The Little TV that couldn’t: How Google TV had the potential to reform living room entertainment.
I Saw an ad yesterday for a deeply discounted Sony Google TV, over half off the MSRP. I think I can understand why they didn’t sell well, and hence the discount- Google once again jumped before they had any supporting content, and the TVs themselves were pretty expensive. Still, I was kind of sad to see it, because recently I had some quality time with one of these, and I really liked it.
First off, I have to say I LOVED the remote control. It was kind of an embodiment of the concept of the entire TV. It looked overwhelmingly complicated, but it only looked it. Every aspect of it was dead simple and intuitive. Most everything worked by pop-up contextual menus, and all I had to do was navigate and hit enter. The remote itself felt a little like holding a game controller but it was a delight to search for things on Netflix with a keyboard rather than a standard remote.
The GoogleTV concept of ‘search for any video on the internet and watch it’ was pretty much DOA, with Hulu and network TV sites blocking access, but some of the other concepts (don’t know if these were Sony TV specific or not) were rather nice. For instance, rather than the TV just starting where I left off the last time, it would present me with a list of recent stuff and a main menu when I’d turn it on. It was really nice- if I was last watching TV but now I want to watch a DVD, well, it’s right there in the menu, and getting back to TV was just as simple.
Another great concept of the Sony GoogleTV was that it effectively served as a living room entertainment hub, and all other devices were to connect to it and were controlled by it, similar to the way peripherals hook up to a computer. This may be a bad idea for non-geeks (I don’t know; i’m not one), but for me at least the whole concept was really refreshing and easy to use. For instance, the TV includes IR blasters so that the TV can control the cable box, DVD/ Blu-Ray player etc. Compare that to the current mess of 5 remotes it takes me to get a movie started, So I can’t imagine this tv-as-a-computer concept is any worse than the current landscape. (I know several people who don’t know how to get a movie started on their main TV because it’s simply become so complicated to navigate the half-dozen little boxes beside the TV). Here, DVD is just another option in the main menu, one button press away.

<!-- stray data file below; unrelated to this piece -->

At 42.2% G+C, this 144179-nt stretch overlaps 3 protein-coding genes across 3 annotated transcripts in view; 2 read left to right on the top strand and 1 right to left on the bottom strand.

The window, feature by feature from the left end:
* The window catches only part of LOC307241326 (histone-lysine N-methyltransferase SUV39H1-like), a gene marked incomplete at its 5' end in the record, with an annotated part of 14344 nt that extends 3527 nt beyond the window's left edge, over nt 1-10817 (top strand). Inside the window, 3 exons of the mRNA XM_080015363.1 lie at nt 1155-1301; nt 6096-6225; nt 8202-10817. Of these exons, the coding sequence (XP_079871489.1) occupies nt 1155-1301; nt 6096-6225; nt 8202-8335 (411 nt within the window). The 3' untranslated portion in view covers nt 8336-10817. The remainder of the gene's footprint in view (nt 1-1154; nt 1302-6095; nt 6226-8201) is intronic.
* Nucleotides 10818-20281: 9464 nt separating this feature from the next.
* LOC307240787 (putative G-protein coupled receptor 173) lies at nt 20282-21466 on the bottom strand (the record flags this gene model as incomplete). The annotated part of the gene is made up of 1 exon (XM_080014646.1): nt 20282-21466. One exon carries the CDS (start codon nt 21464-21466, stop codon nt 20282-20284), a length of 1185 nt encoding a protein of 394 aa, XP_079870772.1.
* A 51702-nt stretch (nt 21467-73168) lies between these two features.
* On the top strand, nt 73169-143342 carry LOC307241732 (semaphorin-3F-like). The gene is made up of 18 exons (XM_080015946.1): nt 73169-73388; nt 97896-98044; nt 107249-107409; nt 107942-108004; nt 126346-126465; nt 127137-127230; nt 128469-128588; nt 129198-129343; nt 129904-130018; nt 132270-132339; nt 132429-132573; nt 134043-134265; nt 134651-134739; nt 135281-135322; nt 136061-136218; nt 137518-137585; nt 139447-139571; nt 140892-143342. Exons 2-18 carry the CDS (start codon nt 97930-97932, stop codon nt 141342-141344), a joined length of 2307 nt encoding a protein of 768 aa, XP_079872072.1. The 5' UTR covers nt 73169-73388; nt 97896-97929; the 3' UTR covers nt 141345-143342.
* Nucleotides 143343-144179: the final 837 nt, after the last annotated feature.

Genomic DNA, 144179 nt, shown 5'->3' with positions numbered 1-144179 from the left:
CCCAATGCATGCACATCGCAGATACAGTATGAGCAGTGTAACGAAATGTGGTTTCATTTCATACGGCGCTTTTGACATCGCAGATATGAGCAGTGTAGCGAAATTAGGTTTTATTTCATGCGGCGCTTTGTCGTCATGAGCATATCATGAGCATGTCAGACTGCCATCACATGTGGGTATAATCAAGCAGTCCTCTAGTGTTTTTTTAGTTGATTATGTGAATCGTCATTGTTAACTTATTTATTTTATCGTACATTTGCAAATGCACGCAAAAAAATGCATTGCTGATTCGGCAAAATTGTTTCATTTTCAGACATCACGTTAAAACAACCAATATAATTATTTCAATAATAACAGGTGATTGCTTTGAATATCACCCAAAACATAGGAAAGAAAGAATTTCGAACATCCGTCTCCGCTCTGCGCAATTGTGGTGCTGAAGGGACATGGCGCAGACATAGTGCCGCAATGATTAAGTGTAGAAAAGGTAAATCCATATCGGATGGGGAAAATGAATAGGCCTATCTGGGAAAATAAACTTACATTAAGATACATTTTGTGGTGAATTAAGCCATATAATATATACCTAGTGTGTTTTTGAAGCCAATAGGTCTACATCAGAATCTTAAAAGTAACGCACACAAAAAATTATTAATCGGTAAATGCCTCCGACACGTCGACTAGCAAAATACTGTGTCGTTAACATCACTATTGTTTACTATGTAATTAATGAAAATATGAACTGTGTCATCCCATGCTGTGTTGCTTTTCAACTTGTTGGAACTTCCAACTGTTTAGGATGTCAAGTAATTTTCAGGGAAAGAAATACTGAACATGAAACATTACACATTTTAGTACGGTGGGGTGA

But I don’t want to bore with the gritty details. The point is that it would have been nice for the platform to see a little success, because although a lot of GoogleTV wasn’t ready for general consumer release, there were several good ideas encompassed within it, and its lack of success means we aren’t really getting any closer to an enlightened TV experience, currently available to anyone with an HTPC, but out of reach to those of us who don’t have the dough for one.